English undergraduate and member of the School of the Arts Student Press team, Fred Johnson, has been exploring the moral concerns around the leaking of three of J.D Salinger’s previously unpublished short stories:
“Life is a game, boy. Life is a game that one plays according to the rules”.
“So speaks Mr. Spencer in the late J.D Salinger’s hugely successful 1951 novel, The Catcher in the Rye. But it would appear that recently, like Salinger’s protagonist Holden Caulfield, certain scholars and enthusiasts have not been playing by the rules.
“The New York Times has reported recently that three of Salinger’s previously unpublished short stories have been leaked online, one of which is a prequel to the author’s only novel.
“This is doubtlessly a good thing for those Salinger-scholars who are unable to visit the original manuscripts locked in Princeton and Texas Universities, and indeed for the countless fans of his work.
“But not all is rosy. The notoriously reclusive author was famously rigorous in enforcing his rights to deny publication, and he specified to his family that his remaining unpublished stories should only be released fifty years after his death. Since he died in 2010, there has clearly been some departure from Mr Salinger’s wishes.
“This rather uncomfortable betrayal of the dead author forces the sour question: does the undeniably high literary and scholarly value of these texts, and indeed the accessibility of these pirate copies, justify directly ignoring the wishes of the late writer? Do the dying wishes of any significant artist resonate in such an impatient and progressive world? Fifty years does seem like an unreasonably long time, meaning some of Salinger’s most avid fans may not get to read the stories in their lifetimes – but it is within the author’s legal rights to insist so.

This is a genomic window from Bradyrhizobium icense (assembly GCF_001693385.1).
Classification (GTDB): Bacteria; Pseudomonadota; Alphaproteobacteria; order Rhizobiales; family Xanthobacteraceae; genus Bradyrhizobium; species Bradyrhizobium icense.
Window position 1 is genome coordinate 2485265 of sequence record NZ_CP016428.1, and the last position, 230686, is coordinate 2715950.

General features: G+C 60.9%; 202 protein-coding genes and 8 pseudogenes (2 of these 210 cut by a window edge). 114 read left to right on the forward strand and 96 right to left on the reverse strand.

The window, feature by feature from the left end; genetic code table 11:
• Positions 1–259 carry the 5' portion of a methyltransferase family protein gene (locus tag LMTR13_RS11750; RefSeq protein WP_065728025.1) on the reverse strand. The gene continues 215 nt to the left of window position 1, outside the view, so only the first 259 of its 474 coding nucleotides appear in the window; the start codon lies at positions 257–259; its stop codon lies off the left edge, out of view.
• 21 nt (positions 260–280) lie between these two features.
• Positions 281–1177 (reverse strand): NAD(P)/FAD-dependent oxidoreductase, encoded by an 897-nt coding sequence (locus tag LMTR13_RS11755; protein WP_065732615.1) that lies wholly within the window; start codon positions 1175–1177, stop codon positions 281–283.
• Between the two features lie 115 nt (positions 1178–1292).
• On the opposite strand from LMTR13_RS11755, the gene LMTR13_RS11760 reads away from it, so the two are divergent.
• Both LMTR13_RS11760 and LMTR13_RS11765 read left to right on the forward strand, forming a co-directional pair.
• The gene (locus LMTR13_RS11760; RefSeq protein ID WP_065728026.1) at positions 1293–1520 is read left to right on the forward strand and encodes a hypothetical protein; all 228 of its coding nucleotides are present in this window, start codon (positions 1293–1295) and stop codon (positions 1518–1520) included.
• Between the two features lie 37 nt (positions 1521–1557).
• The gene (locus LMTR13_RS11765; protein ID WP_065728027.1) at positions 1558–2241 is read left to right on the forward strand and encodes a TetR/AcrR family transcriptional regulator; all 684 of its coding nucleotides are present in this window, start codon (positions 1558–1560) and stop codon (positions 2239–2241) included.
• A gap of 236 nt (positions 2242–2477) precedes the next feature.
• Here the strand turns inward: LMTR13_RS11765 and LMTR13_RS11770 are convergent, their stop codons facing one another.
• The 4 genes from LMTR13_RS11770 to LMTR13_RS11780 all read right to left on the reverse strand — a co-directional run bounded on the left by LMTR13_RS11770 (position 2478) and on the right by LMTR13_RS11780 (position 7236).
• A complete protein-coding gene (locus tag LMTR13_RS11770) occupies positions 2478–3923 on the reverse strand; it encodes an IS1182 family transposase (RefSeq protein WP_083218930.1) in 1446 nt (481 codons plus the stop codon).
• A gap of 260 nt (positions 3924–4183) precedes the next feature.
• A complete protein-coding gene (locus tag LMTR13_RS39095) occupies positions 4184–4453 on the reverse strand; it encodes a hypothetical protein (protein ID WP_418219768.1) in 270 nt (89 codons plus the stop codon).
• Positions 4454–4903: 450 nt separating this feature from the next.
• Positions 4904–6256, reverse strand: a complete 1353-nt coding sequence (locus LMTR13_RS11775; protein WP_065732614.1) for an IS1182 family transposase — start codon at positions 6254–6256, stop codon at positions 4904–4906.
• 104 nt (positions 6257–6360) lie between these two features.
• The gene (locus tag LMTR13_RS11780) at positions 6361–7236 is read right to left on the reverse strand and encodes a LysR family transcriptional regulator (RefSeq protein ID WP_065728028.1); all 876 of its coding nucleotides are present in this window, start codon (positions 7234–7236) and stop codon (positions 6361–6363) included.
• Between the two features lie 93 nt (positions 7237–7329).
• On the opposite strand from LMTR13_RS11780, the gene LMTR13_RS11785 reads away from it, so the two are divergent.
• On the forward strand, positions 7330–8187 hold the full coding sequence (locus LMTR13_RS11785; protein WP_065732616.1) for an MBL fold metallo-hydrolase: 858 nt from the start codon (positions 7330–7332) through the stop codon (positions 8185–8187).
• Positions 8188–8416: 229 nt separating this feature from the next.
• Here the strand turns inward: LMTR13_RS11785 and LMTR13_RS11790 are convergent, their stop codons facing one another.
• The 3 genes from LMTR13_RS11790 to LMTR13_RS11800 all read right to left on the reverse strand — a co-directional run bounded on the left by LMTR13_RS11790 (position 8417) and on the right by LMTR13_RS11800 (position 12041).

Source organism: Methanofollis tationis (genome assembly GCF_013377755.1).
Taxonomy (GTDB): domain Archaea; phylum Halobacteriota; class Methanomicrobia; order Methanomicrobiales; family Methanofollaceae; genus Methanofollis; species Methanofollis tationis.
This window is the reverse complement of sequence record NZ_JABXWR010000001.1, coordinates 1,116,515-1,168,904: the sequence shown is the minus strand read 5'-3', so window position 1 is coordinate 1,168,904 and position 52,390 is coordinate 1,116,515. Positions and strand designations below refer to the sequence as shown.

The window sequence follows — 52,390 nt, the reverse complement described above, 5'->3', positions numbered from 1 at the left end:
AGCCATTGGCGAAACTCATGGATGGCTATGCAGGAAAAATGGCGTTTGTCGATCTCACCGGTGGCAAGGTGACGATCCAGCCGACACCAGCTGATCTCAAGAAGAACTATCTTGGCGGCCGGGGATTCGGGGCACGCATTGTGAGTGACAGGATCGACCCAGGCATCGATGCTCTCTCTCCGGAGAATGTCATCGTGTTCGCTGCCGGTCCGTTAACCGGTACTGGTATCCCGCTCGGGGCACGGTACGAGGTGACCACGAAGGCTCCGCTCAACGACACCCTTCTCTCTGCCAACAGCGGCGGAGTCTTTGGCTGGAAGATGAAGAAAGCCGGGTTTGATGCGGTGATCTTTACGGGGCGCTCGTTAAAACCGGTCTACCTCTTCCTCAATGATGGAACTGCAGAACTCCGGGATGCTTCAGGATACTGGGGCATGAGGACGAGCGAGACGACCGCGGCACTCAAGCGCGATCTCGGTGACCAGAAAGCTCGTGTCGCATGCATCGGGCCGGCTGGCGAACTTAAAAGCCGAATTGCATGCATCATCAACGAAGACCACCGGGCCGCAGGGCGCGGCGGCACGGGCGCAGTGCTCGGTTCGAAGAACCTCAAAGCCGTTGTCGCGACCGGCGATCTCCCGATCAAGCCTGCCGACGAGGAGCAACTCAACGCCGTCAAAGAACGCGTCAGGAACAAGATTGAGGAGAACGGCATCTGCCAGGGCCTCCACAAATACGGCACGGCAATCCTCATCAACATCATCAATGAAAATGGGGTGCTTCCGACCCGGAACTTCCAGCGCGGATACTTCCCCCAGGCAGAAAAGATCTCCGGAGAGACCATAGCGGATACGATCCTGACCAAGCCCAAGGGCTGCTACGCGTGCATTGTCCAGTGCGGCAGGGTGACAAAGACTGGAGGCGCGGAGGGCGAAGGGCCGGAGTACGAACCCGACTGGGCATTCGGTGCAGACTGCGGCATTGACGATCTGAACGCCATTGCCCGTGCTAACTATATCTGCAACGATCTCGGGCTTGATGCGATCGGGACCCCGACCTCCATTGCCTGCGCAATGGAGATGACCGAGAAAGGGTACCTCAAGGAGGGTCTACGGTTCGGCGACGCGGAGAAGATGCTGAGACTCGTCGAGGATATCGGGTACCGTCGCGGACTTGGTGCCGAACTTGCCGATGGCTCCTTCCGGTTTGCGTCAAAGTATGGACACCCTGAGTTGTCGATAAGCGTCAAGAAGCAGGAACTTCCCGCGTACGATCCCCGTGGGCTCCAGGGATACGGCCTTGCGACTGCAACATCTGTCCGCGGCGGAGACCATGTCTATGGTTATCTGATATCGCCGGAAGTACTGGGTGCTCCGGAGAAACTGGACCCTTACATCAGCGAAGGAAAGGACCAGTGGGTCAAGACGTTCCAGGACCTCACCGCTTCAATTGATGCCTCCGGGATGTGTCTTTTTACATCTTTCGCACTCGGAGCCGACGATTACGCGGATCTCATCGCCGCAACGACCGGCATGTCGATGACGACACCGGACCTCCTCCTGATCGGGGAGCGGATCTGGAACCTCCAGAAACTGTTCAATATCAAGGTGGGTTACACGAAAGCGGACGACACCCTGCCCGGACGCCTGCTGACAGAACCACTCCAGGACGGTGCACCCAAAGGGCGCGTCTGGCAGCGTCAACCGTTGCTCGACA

“Salinger was remarkable for his fearful reaction to the sudden fame that The Catcher in the Rye entailed, and indeed in the years following its publication he ebbed from public view and wrote less and less. In his final interview, Salinger famously said: “There is a marvellous peace in not publishing.
“When you publish, the world thinks you owe something. If you don’t publish, they don’t know what you’re doing. You can keep it for yourself.”
“Salinger was unhappy with the fame forced upon him, and one must sympathise; our modern world is a hard one to hide in. Privacy is a difficult enough thing to defend even when you’re not a generation-defining writer, especially in our society of surveillance and spying.
“Certain literary figures have voiced their disapproval of the texts’ publication. Scholar and biographer Kenneth Slawenski was one of the first people to validate these online stories, and yet expressed moral concern: “While I do quibble with the ethics (or lack of ethics) in posting the Salinger stories, they look to be true transcripts of the originals and match my own copies.”
“For all the awkwardness, the question remains glaring – should art of such value render reclusive artists’ wishes void in favour of furthering cultural knowledge? Couldn’t we be losing artistically extraordinary pieces to the stubborn dead? Or should the creator’s rights be rigorously defended?
“The choice ultimately lies, somewhat suitably, between Spencer’s rules and Caulfield’s ever-resentful vision.”
By Fred Johnson